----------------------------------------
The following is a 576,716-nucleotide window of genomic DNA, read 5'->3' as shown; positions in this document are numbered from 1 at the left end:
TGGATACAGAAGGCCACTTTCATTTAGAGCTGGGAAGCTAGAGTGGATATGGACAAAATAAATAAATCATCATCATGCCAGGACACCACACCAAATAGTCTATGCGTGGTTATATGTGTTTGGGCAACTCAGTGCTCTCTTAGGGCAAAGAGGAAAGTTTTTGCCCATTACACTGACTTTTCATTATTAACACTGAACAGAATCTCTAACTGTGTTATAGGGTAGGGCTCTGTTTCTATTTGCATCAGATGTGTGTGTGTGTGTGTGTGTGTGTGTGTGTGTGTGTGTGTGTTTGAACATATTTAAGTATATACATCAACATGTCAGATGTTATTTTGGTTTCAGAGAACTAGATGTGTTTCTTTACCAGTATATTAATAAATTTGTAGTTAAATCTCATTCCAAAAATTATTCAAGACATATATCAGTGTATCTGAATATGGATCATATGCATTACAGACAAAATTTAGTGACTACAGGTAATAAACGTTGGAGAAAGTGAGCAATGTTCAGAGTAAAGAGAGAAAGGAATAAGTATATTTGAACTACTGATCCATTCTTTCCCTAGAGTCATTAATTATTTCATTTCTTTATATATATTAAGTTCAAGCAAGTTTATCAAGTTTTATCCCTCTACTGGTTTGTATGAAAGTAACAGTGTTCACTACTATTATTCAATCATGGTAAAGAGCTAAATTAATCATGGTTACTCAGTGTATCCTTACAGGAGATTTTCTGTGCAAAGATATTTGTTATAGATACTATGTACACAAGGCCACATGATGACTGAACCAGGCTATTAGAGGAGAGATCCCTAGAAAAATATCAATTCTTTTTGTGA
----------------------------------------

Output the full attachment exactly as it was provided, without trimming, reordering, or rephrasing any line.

The following is a 576,716-nucleotide window of genomic DNA, read 5'->3' as shown; positions in this document are numbered from 1 at the left end:
TGGATACAGAAGGCCACTTTCATTTAGAGCTGGGAAGCTAGAGTGGATATGGACAAAATAAATAAATCATCATCATGCCAGGACACCACACCAAATAGTCTATGCGTGGTTATATGTGTTTGGGCAACTCAGTGCTCTCTTAGGGCAAAGAGGAAAGTTTTTGCCCATTACACTGACTTTTCATTATTAACACTGAACAGAATCTCTAACTGTGTTATAGGGTAGGGCTCTGTTTCTATTTGCATCAGATGTGTGTGTGTGTGTGTGTGTGTGTGTGTGTGTGTGTGTGTGTTTGAACATATTTAAGTATATACATCAACATGTCAGATGTTATTTTGGTTTCAGAGAACTAGATGTGTTTCTTTACCAGTATATTAATAAATTTGTAGTTAAATCTCATTCCAAAAATTATTCAAGACATATATCAGTGTATCTGAATATGGATCATATGCATTACAGACAAAATTTAGTGACTACAGGTAATAAACGTTGGAGAAAGTGAGCAATGTTCAGAGTAAAGAGAGAAAGGAATAAGTATATTTGAACTACTGATCCATTCTTTCCCTAGAGTCATTAATTATTTCATTTCTTTATATATATTAAGTTCAAGCAAGTTTATCAAGTTTTATCCCTCTACTGGTTTGTATGAAAGTAACAGTGTTCACTACTATTATTCAATCATGGTAAAGAGCTAAATTAATCATGGTTACTCAGTGTATCCTTACAGGAGATTTTCTGTGCAAAGATATTTGTTATAGATACTATGTACACAAGGCCACATGATGACTGAACCAGGCTATTAGAGGAGAGATCCCTAGAAAAATATCAATTCTTTTTGTGA